Michigan Legislature Responds to Growing Problem of Mortgage and Real Estate Fraud

Opportunities for the unscrupulous to concoct any number of scams involving both commercial and residential real estate transactions have been, and always will be, with us. Such things as falsified documents, illegal kick-backs, fraudulent appraisals, and so on, have been around for a very long time. Predatory lending and rescue scams are some of the new ones.

Current transactions involve distressed sales, foreclosures and short sales
While some believe that with the downturn in the economy there is not much going on with real estate these days, it is actually just the opposite. Unfortunately, the bulk of current transactions involve some sort of distressed sale, including foreclosed properties and short sales. These transactions take more time to close, are much more complicated and provide enhanced opportunities for fraud.

New statutory amendments to address growing fraud
While many have lost their homes, and the economy as a whole has suffered from unprecedented losses in the mortgage and real estate markets, others
have found new and innovative ways to profit, sometimes illegally. In response, this past October the Michigan legislature passed, and Governor Snyder signed into law, a number of statutory amendments to address the growing problem of real estate and mortgage fraud. They include the following:

  • Amendments to the Penal Code that provide that any person who falsely makes, alters, forges or counterfeits a deed, discharge of mortgage, power of attorney or other document that affects an interest in real property is guilty of a felony;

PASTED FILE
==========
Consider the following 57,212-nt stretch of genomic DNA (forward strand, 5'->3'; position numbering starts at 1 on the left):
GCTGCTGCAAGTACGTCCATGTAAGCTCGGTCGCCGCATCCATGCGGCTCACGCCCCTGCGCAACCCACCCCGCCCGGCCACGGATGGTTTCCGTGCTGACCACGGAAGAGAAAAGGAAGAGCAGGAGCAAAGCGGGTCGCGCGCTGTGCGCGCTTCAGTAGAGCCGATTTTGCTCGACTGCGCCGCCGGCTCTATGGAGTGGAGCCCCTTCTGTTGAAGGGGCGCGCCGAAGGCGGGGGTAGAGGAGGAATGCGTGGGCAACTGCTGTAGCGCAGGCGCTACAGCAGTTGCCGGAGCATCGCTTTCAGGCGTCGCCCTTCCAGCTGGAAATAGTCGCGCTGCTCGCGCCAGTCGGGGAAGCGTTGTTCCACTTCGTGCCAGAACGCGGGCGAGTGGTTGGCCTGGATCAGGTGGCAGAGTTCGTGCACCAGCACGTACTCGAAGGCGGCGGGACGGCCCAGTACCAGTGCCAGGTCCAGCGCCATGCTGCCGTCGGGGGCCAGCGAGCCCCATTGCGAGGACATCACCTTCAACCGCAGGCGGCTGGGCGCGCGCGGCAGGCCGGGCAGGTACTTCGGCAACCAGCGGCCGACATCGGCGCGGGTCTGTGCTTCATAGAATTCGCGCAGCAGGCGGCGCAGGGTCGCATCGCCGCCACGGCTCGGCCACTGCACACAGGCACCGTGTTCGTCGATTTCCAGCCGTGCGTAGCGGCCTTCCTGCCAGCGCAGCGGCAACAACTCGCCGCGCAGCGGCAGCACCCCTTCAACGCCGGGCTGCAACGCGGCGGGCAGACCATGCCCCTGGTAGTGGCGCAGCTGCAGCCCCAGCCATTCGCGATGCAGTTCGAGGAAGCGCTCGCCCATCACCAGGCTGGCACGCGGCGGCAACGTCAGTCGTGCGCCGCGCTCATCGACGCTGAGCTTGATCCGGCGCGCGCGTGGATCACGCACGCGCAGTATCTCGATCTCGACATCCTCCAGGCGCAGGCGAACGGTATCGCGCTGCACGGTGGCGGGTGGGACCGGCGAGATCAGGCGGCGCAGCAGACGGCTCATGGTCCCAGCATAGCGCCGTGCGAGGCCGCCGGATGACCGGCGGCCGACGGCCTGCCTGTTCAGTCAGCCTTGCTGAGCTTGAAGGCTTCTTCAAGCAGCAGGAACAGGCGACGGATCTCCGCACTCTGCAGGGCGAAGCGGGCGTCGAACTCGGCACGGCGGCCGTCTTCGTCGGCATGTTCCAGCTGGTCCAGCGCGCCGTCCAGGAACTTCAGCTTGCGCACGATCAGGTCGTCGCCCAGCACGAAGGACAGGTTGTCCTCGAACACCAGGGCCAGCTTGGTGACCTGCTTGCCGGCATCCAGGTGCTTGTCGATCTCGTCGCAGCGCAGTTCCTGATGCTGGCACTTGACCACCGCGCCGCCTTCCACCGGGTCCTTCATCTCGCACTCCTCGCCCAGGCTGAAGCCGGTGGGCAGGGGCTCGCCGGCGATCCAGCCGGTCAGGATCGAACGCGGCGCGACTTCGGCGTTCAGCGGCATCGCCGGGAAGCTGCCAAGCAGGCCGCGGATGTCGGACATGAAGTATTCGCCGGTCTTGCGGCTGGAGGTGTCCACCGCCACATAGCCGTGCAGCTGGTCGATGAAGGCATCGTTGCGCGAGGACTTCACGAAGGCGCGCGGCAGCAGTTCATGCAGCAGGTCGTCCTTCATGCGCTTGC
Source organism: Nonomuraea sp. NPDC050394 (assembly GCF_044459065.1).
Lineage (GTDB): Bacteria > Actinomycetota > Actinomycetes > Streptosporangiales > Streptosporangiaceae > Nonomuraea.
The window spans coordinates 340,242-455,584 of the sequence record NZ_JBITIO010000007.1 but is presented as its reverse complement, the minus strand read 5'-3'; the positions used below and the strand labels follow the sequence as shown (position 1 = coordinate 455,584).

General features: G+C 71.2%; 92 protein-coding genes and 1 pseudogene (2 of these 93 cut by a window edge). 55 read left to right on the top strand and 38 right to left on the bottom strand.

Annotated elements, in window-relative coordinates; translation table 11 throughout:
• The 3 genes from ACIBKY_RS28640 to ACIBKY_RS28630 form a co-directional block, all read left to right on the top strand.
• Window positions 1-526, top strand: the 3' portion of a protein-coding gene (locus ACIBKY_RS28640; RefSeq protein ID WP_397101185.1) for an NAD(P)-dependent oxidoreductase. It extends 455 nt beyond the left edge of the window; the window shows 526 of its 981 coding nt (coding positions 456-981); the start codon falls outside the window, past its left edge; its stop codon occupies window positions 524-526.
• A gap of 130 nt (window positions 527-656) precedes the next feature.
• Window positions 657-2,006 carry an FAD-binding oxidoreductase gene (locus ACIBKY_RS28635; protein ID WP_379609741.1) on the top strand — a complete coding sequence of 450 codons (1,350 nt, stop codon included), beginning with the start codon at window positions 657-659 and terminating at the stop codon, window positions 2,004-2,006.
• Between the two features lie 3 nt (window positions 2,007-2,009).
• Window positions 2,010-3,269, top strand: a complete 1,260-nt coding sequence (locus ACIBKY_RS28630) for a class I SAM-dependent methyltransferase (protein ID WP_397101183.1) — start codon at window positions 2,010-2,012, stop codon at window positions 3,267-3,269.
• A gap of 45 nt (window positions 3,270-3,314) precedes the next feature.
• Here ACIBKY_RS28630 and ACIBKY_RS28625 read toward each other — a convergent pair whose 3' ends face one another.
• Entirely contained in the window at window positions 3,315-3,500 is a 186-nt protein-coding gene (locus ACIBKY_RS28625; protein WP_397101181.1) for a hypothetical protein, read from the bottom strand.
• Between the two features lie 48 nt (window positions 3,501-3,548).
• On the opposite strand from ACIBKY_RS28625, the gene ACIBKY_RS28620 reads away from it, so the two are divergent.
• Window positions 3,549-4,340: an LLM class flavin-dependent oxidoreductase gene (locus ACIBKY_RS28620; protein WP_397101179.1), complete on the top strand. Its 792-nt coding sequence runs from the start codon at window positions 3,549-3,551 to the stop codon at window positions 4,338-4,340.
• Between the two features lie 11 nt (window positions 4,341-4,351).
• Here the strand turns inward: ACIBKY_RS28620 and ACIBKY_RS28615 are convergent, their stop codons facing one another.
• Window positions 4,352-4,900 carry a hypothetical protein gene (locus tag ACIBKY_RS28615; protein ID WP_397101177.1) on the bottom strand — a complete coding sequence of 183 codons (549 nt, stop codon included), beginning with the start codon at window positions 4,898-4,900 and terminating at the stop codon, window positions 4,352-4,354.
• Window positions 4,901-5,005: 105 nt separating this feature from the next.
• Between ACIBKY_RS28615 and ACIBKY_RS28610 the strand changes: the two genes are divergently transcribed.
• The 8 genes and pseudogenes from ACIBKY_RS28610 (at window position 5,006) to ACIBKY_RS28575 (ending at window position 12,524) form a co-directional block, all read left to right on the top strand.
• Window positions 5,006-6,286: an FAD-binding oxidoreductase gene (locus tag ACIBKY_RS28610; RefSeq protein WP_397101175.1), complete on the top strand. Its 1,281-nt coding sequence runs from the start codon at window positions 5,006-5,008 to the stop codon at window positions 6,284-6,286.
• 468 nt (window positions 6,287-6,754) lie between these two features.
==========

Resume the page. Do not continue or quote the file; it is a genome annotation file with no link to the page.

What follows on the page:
• Creates as a felony the new crime of residential mortgage fraud with penalties including fines, imprisonment and forfeiture of property used in connection with the crime, as well as invalidation of the fraudulent transaction;
  • Increases the maximum prison terms for crimes involving obtaining money by false pretenses; and
  • A ten (10) year statute of limitations for crimes involving false pretenses in connection with real property transactions, mortgage fraud, falsifying or forgery involving documents affecting an interest in real property.

Michigan Notary Public Act
In addition, the Michigan Notary Public Act has been amended to provide that it is now a felony punishable by a maximum fine of $5,000 and/or imprisonment for up to 4 years if a person knowingly violates the Notary Public Act when notarizing any document relating to an interest in real property or a mortgage.

All of these amendments take effect January 1, 2012. If you believe that you have been a victim of, or witness to, a fraudulent real estate transaction or mortgage fraud, please contact the Consumer Protection Division of the Michigan Attorney General’s office at 877-765-8388 or visit the Attorney General’s website.

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